The matter was treated in the larger way, ignoring placer claims when they formed a small part compared with the large quantity of gravel ground which it was alleged could be worked only by hydraulic methods. There certainly wyas not, in the earlier days after the opening of the territory, sufficient care on the part of the officials in the territory to see that the regulations were strictly complied with It will be seen by a perusal of the lease that the conditions are exacting and carefully drawn, with the manifest intention of protecting every interest connected with the mining Industry. Under these circumstances, it has apparently been thought best to accept as representation work, work done by placer methods instead of insisting upon work by hydraulic methods.
Now, there is the gist of the question. These are so-called hydraulic leases. They should be worked and worked alone by hydraulic methods, but there is not to-day in the Yukon a single one of these concessions operating by hydraulic methods, and the government, as the judge points out here very clearly, has seen fit to accept work done by ordinary placer methods as work done by hydraulic methods. What is the difference ? The difference is this : A man gets forty or fifty acres of mining land in a concession on which he does .$5,000 worth of work. I will work a placer claim of 250 feet beside him and I have to do a great deal more work than he has to do in proportion and he has many privileges that 1 have not. It is not these concessionaries who have given us all this gold. I venture to say that they have given us only a very small proportion of the product of the Yukon. The small individual miner is the man who has produced this gold and he is the man from whom these leases have taken ground right in the very heart of the richest areas in the Yukon. Judge Britton condemns that practice. Unfortunately there are terms in most of these leases whereby a double construction can be given to them. They may be construed to mean that the concessionaries do not absolutely have to work by hydraulic methods, and that is the loophole through which the concessionaire has always crawled. He says further :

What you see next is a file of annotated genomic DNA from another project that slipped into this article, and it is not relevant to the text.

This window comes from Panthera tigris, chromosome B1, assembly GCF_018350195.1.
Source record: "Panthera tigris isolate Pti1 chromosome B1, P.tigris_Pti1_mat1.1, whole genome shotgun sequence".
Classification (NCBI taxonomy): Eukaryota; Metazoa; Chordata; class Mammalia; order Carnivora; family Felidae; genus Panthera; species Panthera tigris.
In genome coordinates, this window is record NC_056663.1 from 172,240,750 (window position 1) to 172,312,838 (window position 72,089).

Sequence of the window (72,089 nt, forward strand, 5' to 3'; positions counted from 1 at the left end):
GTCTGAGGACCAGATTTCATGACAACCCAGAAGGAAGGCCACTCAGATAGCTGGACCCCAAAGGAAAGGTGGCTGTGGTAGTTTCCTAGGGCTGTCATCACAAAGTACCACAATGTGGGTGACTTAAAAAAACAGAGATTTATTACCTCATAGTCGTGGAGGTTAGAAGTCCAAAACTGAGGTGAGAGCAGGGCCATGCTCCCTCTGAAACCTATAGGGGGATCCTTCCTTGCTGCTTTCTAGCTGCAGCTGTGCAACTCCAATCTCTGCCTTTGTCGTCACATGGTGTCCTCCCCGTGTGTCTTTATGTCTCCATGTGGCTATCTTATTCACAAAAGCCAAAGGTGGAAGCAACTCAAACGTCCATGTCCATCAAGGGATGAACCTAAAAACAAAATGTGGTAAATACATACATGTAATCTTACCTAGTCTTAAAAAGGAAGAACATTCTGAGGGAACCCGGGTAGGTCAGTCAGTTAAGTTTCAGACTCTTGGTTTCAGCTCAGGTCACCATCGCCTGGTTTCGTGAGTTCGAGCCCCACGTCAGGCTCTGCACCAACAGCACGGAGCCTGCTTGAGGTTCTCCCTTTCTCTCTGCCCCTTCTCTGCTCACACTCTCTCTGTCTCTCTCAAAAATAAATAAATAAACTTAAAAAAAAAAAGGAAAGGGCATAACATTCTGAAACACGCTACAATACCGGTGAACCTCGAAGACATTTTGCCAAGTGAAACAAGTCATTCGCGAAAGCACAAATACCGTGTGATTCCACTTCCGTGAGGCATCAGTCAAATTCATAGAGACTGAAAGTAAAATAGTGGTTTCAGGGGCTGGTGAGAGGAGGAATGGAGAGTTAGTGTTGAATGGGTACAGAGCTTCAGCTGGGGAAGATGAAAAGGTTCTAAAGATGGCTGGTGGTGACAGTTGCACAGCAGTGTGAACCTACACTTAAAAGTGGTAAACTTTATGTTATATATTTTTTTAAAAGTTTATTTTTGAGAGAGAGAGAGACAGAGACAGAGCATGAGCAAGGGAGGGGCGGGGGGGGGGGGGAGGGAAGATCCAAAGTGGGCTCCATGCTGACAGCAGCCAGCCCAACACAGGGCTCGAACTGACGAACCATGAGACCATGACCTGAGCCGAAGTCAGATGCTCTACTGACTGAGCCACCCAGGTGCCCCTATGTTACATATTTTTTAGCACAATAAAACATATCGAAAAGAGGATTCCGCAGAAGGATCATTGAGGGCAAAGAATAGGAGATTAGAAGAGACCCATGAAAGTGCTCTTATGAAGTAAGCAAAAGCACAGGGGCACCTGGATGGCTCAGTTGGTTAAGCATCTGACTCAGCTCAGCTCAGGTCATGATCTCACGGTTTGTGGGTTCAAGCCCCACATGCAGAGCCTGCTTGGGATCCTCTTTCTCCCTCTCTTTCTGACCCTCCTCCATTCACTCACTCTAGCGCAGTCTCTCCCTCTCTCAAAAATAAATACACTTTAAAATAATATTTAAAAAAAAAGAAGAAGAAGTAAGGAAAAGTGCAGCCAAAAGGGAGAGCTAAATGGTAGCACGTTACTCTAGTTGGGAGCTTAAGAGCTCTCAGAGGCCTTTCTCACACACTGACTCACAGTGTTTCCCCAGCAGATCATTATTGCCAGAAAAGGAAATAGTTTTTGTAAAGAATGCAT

All these questions are beyond the scope of my commission as affecting the rights of parties respecting any particular concession, but are of Importance for the consideration of tho department upon the question of beneht or injury to the mining industry of the territory.
Here is this pregnant sentence :
The fact of these large concessions existing no doubt has a bad moral effect.
Why ? He discusses that.

A miner, on the 'look out for a placer location, makes a discovery, and upon application, finds that his ground is not open, because it is within the territorial limits of a concession. This annoys him, and he spreads what he calls his grievance far and wide, creating dissatisfaction among miners. Others, without attempting to prospect or locate, say they cannot, because all the ground is covered by concessions, and men who never were and never intended to be miners join in the cry against concessions.
That is his opinion : Then he offers some suggestions :
In reference to the benefit or injury of hydraulic concessions, I think it proper to make the following suggestions :
Here they are :